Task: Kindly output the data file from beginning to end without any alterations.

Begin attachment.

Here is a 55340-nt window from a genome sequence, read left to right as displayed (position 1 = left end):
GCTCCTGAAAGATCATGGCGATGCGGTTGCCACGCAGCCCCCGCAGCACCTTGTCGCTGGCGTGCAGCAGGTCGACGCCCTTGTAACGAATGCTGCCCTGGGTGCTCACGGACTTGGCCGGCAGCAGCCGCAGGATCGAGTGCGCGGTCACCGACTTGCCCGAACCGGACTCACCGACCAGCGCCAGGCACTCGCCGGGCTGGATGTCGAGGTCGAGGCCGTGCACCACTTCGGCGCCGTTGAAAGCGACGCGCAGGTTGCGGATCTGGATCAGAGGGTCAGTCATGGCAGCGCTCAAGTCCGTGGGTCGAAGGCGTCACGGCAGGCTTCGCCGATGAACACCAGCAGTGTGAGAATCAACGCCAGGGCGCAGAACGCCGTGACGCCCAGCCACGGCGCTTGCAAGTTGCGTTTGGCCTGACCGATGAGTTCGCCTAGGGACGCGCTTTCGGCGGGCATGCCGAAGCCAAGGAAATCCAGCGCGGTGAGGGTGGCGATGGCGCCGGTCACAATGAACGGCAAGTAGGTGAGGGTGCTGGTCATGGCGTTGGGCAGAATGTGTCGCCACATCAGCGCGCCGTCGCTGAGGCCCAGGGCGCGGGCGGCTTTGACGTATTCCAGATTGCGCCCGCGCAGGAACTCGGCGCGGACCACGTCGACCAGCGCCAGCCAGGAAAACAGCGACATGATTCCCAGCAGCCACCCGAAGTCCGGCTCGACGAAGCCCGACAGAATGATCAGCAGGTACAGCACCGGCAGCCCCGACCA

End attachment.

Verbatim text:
Here is a 55340-nt window from a genome sequence, read left to right as displayed (position 1 = left end):
GCTCCTGAAAGATCATGGCGATGCGGTTGCCACGCAGCCCCCGCAGCACCTTGTCGCTGGCGTGCAGCAGGTCGACGCCCTTGTAACGAATGCTGCCCTGGGTGCTCACGGACTTGGCCGGCAGCAGCCGCAGGATCGAGTGCGCGGTCACCGACTTGCCCGAACCGGACTCACCGACCAGCGCCAGGCACTCGCCGGGCTGGATGTCGAGGTCGAGGCCGTGCACCACTTCGGCGCCGTTGAAAGCGACGCGCAGGTTGCGGATCTGGATCAGAGGGTCAGTCATGGCAGCGCTCAAGTCCGTGGGTCGAAGGCGTCACGGCAGGCTTCGCCGATGAACACCAGCAGTGTGAGAATCAACGCCAGGGCGCAGAACGCCGTGACGCCCAGCCACGGCGCTTGCAAGTTGCGTTTGGCCTGACCGATGAGTTCGCCTAGGGACGCGCTTTCGGCGGGCATGCCGAAGCCAAGGAAATCCAGCGCGGTGAGGGTGGCGATGGCGCCGGTCACAATGAACGGCAAGTAGGTGAGGGTGCTGGTCATGGCGTTGGGCAGAATGTGTCGCCACATCAGCGCGCCGTCGCTGAGGCCCAGGGCGCGGGCGGCTTTGACGTATTCCAGATTGCGCCCGCGCAGGAACTCGGCGCGGACCACGTCGACCAGCGCCAGCCAGGAAAACAGCGACATGATTCCCAGCAGCCACCCGAAGTCCGGCTCGACGAAGCCCGACAGAATGATCAGCAGGTACAGCACCGGCAGCCCCGACCA